You mean "follow"? The cueball immediately goes into natural foreward roll when hit about 70% of it's height. It doesn't slide if hit there or above. I'm not sure where this question is going.

<hr /></blockquote>

Since were nit picking a little, here is where my opinion differs. It may have top spin but it doesn't have to have an immidate natural forward roll. Depending on how much distance is between the c/b and o/b ball plus cue angle and speed is what determines that. The c/b may not even be on the table bed, it's hard to roll natural if it's feet aren't even on the ground. LOL That's assuming it's a fairly straight shot. If it has more angle or comes off a rail it can have a lot more delay.

Rod

Rod
12-01-2003, 02:11 PM
[ QUOTE ]
I'm of the "longer stroke" camp. I think the acceleration of the cue stick happens rapidly, but that the rate of acceleration decreases (but the speed is still increasing) up until maybe 3-5 inches before contact. <hr /></blockquote>

Without getting to nit picky I'd assume about the same for most shots. Acceleration reaches its peak fairly early for the most part and levels out. Arm speed is really slow for most shots so I'd imagine if your bridge is a foot long then it had more than adequit time. If I don't need the distance I'll shorten my bridge. That helps with the need for acceleration to the cue ball. It serves its purpose when you don't want to quit or decel on certain shots. Something I see a lot of with real long strokers. Either that or its testy on how much and over spin the ball. I think more important for most shots is stay as close to constant grip pressure, that includes Golf.

Years ago they tested the best puttters and the not as good putters on tour. The grip had pressure sensors under the wrap. It showed the best putters, speed and direction held grip pressure very consistant. The not as good putters had spikes in pressure. That was usually as the ball was hit. The same happens in pool. Good players have much more consistant grip pressure, which is very light. Beginners to somewhat and including advanced players have the tendacy to have spikes in their pressure. That near perfect constant pressure is why it looks so effortless and easy. Obviously that is why you see spastic moves /ccboard/images/graemlins/laugh.gif in over 95 % of the pool players.


~~ Rod

Steve - Detroit
12-01-2003, 02:23 PM
OK, I think I'm with you now. Hadn't really thought about a decreasing value of acceleration over a very significant portion of the path, it "feels" pretty constant, even through impact. I never would have guessed it was zero that far before impact either, but if that's what the tapes show, I certainly have no data to refute it. I know this info isn't going to make me play any better but it's sure an interesting part of the game to me but heck, what do I know, I only carry one stick to the PH.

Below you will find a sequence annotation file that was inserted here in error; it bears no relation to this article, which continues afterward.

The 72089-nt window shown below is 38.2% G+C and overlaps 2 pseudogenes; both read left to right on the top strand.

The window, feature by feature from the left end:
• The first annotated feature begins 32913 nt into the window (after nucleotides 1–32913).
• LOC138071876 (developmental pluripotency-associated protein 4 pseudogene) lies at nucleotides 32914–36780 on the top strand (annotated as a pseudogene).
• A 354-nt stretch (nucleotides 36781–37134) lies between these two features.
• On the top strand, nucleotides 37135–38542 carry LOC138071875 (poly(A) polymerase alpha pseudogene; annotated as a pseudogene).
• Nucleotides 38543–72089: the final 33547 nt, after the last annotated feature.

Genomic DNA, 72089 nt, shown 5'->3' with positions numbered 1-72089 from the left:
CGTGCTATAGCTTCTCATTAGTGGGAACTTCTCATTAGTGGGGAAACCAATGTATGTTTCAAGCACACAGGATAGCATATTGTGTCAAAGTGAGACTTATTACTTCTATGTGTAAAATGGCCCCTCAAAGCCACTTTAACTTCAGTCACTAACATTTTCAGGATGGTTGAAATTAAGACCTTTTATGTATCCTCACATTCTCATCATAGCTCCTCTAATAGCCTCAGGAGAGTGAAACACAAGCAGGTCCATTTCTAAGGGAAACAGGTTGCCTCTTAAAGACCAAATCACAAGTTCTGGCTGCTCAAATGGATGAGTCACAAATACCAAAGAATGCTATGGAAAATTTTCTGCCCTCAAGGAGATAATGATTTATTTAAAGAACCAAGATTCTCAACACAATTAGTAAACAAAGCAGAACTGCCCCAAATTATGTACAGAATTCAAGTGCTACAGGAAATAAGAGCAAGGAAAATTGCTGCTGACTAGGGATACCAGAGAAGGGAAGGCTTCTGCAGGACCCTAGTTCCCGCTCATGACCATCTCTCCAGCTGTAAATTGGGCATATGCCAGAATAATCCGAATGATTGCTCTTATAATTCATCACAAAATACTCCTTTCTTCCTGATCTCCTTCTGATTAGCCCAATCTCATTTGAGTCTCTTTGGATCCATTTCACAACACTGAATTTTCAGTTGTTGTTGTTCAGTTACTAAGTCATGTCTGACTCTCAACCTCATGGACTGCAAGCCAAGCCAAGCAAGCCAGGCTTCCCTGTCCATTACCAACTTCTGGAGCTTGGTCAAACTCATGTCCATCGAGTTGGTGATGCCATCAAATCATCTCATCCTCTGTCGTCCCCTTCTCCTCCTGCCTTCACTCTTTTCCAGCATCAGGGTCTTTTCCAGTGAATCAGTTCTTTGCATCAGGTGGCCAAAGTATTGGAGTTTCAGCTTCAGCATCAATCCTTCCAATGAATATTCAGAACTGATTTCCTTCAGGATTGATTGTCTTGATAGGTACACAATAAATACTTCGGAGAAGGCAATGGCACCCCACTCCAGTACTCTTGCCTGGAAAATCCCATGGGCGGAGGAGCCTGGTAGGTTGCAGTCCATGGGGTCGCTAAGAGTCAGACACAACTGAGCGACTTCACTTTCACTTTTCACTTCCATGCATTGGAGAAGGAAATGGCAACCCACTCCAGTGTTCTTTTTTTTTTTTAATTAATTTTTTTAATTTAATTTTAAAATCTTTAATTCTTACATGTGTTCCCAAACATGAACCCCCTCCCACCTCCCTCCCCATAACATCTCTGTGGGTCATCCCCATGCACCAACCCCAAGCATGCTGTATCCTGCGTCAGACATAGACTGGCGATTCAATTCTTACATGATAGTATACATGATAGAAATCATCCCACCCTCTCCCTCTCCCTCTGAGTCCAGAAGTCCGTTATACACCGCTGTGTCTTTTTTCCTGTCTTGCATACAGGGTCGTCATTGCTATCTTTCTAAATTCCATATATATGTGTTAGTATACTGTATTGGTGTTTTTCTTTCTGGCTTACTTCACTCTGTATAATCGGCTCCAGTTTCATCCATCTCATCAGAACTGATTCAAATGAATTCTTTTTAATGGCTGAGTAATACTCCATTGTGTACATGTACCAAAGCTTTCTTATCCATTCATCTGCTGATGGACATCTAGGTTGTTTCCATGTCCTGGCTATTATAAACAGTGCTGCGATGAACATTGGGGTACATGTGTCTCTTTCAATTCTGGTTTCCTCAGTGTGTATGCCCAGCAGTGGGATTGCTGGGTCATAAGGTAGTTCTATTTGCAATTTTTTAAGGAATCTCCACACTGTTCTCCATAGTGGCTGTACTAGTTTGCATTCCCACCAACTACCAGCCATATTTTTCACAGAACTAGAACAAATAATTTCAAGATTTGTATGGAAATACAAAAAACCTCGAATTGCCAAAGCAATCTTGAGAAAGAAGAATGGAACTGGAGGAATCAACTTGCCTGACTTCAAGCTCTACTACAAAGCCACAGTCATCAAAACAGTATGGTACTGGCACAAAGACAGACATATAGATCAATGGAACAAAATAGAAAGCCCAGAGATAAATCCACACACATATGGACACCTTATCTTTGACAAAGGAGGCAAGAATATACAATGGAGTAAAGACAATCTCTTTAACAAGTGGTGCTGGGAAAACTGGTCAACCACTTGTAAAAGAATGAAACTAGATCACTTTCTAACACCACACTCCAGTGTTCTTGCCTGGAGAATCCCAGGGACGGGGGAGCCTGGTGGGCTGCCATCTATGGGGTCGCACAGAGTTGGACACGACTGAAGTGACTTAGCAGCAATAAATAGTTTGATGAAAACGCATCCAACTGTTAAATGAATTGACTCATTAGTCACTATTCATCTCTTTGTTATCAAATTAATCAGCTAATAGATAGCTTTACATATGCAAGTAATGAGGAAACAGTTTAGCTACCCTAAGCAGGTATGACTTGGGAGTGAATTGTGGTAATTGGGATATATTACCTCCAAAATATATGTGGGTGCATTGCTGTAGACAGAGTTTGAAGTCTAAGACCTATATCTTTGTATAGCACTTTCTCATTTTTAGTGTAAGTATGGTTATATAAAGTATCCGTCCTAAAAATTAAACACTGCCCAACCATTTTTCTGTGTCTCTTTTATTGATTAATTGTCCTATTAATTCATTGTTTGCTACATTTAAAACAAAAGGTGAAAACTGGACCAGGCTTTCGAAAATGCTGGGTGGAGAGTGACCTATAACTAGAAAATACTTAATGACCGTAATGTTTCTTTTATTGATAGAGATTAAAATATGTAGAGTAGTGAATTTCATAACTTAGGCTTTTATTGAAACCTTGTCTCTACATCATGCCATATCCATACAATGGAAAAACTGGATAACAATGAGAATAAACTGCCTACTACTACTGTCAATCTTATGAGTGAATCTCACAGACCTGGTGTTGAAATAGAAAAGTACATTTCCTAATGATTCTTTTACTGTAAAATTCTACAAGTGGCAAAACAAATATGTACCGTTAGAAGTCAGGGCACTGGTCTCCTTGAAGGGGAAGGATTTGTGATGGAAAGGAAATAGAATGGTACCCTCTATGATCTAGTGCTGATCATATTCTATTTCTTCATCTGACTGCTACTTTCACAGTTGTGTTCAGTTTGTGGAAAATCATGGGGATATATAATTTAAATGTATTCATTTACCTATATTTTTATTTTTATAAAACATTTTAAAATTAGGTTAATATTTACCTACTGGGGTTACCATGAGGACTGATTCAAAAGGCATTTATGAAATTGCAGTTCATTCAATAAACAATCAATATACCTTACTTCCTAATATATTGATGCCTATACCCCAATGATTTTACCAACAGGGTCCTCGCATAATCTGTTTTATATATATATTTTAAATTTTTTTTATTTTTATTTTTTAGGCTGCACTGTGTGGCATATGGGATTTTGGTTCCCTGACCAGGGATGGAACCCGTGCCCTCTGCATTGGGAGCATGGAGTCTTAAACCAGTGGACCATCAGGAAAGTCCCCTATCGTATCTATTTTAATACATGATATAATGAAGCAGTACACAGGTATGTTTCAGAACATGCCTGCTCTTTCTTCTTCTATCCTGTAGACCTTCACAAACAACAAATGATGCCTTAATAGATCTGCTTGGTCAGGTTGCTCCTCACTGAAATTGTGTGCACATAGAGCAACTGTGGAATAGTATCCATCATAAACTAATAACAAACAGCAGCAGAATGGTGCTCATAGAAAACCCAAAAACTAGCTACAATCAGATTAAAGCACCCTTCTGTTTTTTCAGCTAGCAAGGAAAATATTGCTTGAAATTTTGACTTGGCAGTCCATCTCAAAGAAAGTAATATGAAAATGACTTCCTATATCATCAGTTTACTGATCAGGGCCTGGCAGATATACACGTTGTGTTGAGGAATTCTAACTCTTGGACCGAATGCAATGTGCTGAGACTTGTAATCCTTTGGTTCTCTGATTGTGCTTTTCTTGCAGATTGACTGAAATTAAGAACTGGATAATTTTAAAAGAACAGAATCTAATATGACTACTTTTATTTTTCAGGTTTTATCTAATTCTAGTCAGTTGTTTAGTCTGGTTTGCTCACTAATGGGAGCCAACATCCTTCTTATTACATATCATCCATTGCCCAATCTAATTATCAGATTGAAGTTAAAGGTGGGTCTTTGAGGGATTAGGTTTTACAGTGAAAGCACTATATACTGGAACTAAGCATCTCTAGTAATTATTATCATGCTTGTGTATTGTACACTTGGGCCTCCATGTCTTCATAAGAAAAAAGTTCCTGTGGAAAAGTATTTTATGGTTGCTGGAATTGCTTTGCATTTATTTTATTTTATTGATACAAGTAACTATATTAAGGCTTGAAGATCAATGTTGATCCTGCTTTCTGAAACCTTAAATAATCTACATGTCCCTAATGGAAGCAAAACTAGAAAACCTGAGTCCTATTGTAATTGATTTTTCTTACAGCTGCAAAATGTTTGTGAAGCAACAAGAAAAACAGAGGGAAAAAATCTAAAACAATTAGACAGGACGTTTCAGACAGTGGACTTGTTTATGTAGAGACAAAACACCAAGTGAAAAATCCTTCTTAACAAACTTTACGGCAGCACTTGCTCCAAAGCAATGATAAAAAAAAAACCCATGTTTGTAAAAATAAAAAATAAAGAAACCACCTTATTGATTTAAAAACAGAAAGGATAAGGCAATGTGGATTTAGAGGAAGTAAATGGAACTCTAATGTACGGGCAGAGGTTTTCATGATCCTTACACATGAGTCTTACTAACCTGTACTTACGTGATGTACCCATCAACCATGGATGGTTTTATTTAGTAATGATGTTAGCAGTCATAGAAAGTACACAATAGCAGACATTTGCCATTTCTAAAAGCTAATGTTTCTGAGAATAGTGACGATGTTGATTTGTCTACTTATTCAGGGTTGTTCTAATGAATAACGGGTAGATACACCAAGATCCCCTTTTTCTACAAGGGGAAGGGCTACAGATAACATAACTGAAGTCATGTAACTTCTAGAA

Thanks Fred

Fred Agnir
12-01-2003, 03:44 PM
<blockquote><font class="small">Quote SPetty:</font><hr> <blockquote><font class="small">Quote Fred Agnir:</font><hr> ..."accelerating through" the cueball is a fantasy.

The vast majority of great pool players actually hit the cueball at near zero acceleration. Often, the <font color="blue">cueball</font color> is actually decelerating.

All else equal, which do you think would produce more spin:

1) Constant <font color="blue">acceleration</font color>, <font color="blue">cueball</font color> speed at 9 mph
2) <font color="blue">Cueball</font color> speed 1 mph, accelerating at 100 mph^2

Think about it. It's common sense, after all. It's not the acceleration that matters at contact. It's the speed.<hr /></blockquote>Are the blue words the right words?

The posts here seem to indicate that there are two states: acceleration (increasing speed/velocity) and deceleration (decreasing speed/velocity). But there is a third state, that of constant speed/velocity.<hr /></blockquote>

Hmmm. You'd think after reading it over and over, I would have come closer to my thoughts than what I wrote. I'm not even in the same ballpark. Wow. Now I don't know what I was thinking.

I must have meant:

1) Constant velocity,zero acceleration, cue stick speed at 9mph

or

2) Constant acceleration at 100 mph^2, cue stick speed at 1 mph when contacting the cueball.

Fred &lt;~~~ terrible

Alfie
12-01-2003, 04:01 PM
First of all, thank you, caedos.

caedos:
**For most shots, the only time the cue is 'level' using a pendulum stroke (like Randy teaches) is at the moment of contact (tip to cue ball). Even then, most of the time the player is forced to have some elevation due to rails and obstacles (balls) on the table.**

By "check where your cue tip finishes ..." I understood Randy to mean "use either a level follow through or the tip dropping follow through that one gets with a pendulum stroke." I'll go for that. Some who think it should be one way or the other will be confused, IMO.

caedos:
** In a good stroke the cue does the work. When the cue is gripped tightly while trying to use the same amount of energy hitting the cue ball, some of that energy gets used by the extra muscles being used to grip the cue and some gets used up by forcing the arm to move instead of letting it perform naturally and relaxed.**

This explanation always sounded suspect to me. Are you saying that in a pool stroke I can swing my hand forward faster with a more relaxed hand?